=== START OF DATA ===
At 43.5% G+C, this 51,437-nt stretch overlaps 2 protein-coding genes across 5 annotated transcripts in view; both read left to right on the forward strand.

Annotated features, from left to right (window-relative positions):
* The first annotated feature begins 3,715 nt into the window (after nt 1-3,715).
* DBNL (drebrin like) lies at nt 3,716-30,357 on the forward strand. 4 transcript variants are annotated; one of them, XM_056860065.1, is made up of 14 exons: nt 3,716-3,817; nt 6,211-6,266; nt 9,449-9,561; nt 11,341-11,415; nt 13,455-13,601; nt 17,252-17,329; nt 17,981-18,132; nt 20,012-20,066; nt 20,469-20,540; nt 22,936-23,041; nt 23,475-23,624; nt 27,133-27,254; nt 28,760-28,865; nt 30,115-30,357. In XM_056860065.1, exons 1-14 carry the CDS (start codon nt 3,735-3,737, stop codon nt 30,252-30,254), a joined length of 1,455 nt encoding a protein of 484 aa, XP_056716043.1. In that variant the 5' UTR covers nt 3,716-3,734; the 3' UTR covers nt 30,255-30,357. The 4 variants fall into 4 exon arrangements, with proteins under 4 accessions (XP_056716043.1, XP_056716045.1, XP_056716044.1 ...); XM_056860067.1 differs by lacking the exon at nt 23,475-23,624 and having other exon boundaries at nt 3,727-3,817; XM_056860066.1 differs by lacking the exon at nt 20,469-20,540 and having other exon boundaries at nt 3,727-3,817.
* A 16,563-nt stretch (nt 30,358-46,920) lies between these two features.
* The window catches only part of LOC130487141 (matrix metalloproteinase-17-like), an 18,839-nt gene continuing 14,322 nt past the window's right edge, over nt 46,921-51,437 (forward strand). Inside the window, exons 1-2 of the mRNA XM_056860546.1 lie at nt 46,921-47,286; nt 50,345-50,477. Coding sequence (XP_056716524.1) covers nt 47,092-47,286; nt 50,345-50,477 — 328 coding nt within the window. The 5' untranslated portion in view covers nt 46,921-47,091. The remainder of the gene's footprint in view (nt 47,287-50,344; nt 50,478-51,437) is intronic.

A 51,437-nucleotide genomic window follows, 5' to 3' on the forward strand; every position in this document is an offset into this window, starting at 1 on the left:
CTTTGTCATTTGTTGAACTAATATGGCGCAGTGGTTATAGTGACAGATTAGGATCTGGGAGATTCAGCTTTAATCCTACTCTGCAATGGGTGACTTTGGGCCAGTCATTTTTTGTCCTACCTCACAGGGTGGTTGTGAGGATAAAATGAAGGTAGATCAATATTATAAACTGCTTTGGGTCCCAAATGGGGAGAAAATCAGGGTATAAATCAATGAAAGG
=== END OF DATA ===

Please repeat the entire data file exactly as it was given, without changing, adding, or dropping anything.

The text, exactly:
At 43.5% G+C, this 51,437-nt stretch overlaps 2 protein-coding genes across 5 annotated transcripts in view; both read left to right on the forward strand.

Annotated features, from left to right (window-relative positions):
* The first annotated feature begins 3,715 nt into the window (after nt 1-3,715).
* DBNL (drebrin like) lies at nt 3,716-30,357 on the forward strand. 4 transcript variants are annotated; one of them, XM_056860065.1, is made up of 14 exons: nt 3,716-3,817; nt 6,211-6,266; nt 9,449-9,561; nt 11,341-11,415; nt 13,455-13,601; nt 17,252-17,329; nt 17,981-18,132; nt 20,012-20,066; nt 20,469-20,540; nt 22,936-23,041; nt 23,475-23,624; nt 27,133-27,254; nt 28,760-28,865; nt 30,115-30,357. In XM_056860065.1, exons 1-14 carry the CDS (start codon nt 3,735-3,737, stop codon nt 30,252-30,254), a joined length of 1,455 nt encoding a protein of 484 aa, XP_056716043.1. In that variant the 5' UTR covers nt 3,716-3,734; the 3' UTR covers nt 30,255-30,357. The 4 variants fall into 4 exon arrangements, with proteins under 4 accessions (XP_056716043.1, XP_056716045.1, XP_056716044.1 ...); XM_056860067.1 differs by lacking the exon at nt 23,475-23,624 and having other exon boundaries at nt 3,727-3,817; XM_056860066.1 differs by lacking the exon at nt 20,469-20,540 and having other exon boundaries at nt 3,727-3,817.
* A 16,563-nt stretch (nt 30,358-46,920) lies between these two features.
* The window catches only part of LOC130487141 (matrix metalloproteinase-17-like), an 18,839-nt gene continuing 14,322 nt past the window's right edge, over nt 46,921-51,437 (forward strand). Inside the window, exons 1-2 of the mRNA XM_056860546.1 lie at nt 46,921-47,286; nt 50,345-50,477. Coding sequence (XP_056716524.1) covers nt 47,092-47,286; nt 50,345-50,477 — 328 coding nt within the window. The 5' untranslated portion in view covers nt 46,921-47,091. The remainder of the gene's footprint in view (nt 47,287-50,344; nt 50,478-51,437) is intronic.

A 51,437-nucleotide genomic window follows, 5' to 3' on the forward strand; every position in this document is an offset into this window, starting at 1 on the left:
CTTTGTCATTTGTTGAACTAATATGGCGCAGTGGTTATAGTGACAGATTAGGATCTGGGAGATTCAGCTTTAATCCTACTCTGCAATGGGTGACTTTGGGCCAGTCATTTTTTGTCCTACCTCACAGGGTGGTTGTGAGGATAAAATGAAGGTAGATCAATATTATAAACTGCTTTGGGTCCCAAATGGGGAGAAAATCAGGGTATAAATCAATGAAAGG